The last time Basnet visited her home country in January and February this year, she brought back a large batch of timmur, a spice common in Nepal but not often found in the United States. United. tourism industry; many of her friends work in industry, and Basnet herself was a translator after college.

Owner Suraksha Basnet at Base Camp Restaurant on December 10, 2021 in San Francisco.

Owner Suraksha Basnet at Base Camp Restaurant on December 10, 2021 in San Francisco.

PATRICIA CHANG / Special SFGATE

With her means and connections at home – and without the help of a third-party tourism company – she and her friends hatched a plan to start their own tourism adventure. They called it “Nepal Expedition”.

Although Basnet will not be guiding the trip herself (as she does not have an active guide license), the expedition takes travelers to Kathmandu to explore the city as she experienced it, as well as a hike to Khumbu Glacier at the foot of Mount Everest. . ” It is important that [my friends and I] let’s do this because we know where to eat, we know where to go for a drink, ”she explained. “And [when you are trekking near the Himalayas] we know how to take care of yourself, how to acclimatize to the altitude, at what pace to walk and what to eat.

While originally it was a creative way to help her friends come back from the worst of the pandemic, it now also helps her connect with the way of life she was used to in Nepal: one of connection. with people, one of community.

“In a restaurant here [in America] you come, you eat, you go, ”she said. “What I’m trying to do at base camp, with Expedition Nepal, is different. I’m trying to make some kind of connection because that’s what I’m used to in Nepal.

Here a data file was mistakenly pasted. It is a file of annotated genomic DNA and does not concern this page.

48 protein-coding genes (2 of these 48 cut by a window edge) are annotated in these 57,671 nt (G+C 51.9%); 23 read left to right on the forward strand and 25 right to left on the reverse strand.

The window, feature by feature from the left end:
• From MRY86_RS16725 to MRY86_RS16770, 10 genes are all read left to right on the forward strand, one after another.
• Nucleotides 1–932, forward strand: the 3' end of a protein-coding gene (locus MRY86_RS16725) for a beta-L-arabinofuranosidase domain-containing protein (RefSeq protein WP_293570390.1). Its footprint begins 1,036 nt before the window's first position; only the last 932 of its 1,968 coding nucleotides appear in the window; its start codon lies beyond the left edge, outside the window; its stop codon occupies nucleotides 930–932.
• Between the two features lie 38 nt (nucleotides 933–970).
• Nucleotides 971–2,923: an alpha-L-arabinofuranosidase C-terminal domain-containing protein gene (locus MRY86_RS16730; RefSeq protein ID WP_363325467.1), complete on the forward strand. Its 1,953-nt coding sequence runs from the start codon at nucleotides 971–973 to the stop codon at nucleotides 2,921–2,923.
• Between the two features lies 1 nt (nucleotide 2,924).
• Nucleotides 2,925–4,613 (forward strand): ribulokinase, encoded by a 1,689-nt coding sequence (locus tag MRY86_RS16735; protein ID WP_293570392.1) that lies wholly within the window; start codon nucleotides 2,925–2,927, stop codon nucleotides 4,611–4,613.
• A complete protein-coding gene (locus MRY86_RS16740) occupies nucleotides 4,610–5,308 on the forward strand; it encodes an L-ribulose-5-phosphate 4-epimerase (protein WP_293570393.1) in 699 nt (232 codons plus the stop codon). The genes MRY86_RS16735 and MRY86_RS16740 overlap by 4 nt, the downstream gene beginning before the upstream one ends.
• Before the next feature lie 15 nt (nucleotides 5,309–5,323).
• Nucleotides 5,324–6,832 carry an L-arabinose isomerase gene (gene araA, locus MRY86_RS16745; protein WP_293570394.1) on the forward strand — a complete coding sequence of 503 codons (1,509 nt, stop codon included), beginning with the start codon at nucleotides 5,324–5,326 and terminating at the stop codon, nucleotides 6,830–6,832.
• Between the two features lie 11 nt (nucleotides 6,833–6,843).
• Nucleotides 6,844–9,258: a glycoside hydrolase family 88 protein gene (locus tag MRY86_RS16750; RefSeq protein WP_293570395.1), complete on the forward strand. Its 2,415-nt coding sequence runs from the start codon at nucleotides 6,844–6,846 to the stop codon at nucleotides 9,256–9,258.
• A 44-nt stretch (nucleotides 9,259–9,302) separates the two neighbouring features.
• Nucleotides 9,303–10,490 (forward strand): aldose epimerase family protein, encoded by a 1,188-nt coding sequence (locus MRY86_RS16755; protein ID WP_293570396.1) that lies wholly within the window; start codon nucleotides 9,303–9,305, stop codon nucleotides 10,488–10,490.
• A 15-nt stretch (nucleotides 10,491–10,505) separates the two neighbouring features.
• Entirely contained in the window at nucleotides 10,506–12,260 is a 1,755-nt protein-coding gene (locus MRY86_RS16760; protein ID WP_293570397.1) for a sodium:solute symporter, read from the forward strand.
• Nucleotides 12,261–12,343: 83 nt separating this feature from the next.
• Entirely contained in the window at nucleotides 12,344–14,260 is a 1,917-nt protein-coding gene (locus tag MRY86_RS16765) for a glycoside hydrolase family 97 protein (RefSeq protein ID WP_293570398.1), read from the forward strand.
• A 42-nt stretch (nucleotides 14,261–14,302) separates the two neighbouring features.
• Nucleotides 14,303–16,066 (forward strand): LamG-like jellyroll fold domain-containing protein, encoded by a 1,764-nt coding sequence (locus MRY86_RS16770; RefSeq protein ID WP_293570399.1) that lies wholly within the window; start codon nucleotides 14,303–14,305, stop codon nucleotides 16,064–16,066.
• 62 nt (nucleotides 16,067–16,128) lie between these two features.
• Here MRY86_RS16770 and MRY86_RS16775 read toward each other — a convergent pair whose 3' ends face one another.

Decorations at the Base Camp restaurant on December 10, 2021 in San Francisco.

Decorations at the Base Camp restaurant on December 10, 2021 in San Francisco.

PATRICIA CHANG / Special SFGATE

Basnet was able to find her community in East Bay, where, she says, many Nepalese families live in Richmond, El Sobrante and Pinole. She has seen the number of Nepalese families on her street increase dramatically over the years. This is how immigrant communities work: no one knows who arrived first, but word of mouth leads more and more people to introduce themselves.

But while Basnet feels at home in her community of Richmond, some things will never be the way they were home again. “Coming here and working in a very fast paced environment, a very competitive environment, that makes me leave,” she says. “But growing up in a country with a culture of not rushing things, it’s a little hard to balance sometimes.”

April 18, 2022, cannot arrive early enough for Basnet. This is when the inaugural expedition begins. She looks forward to making lasting friendships. She expects these hikers to return to San Francisco base camp and become regulars in the Nepalese restaurant and way of life. At least that’s its end goal.

Framed photographs in the dining room of the Base Camp restaurant on December 10, 2021 in San Francisco.

Framed photographs in the dining room of the Base Camp restaurant on December 10, 2021 in San Francisco.

PATRICIA CHANG / Special SFGATE

But above all, she is delighted to return home.

She’s used to local faces. People greet each other when they enter a restaurant. Everyone knows everyone, even the kitchen staff. She looks forward to being enveloped in the warm hospitality of her people.

Despite the challenges Nepal has endured, Basnet looks forward to the calm his country brings. “What I miss most sometimes is sitting around and doing nothing. It’s easy to ignore it, ”she recalled. “Sometimes I feel like no matter how badly I want, I never catch up.”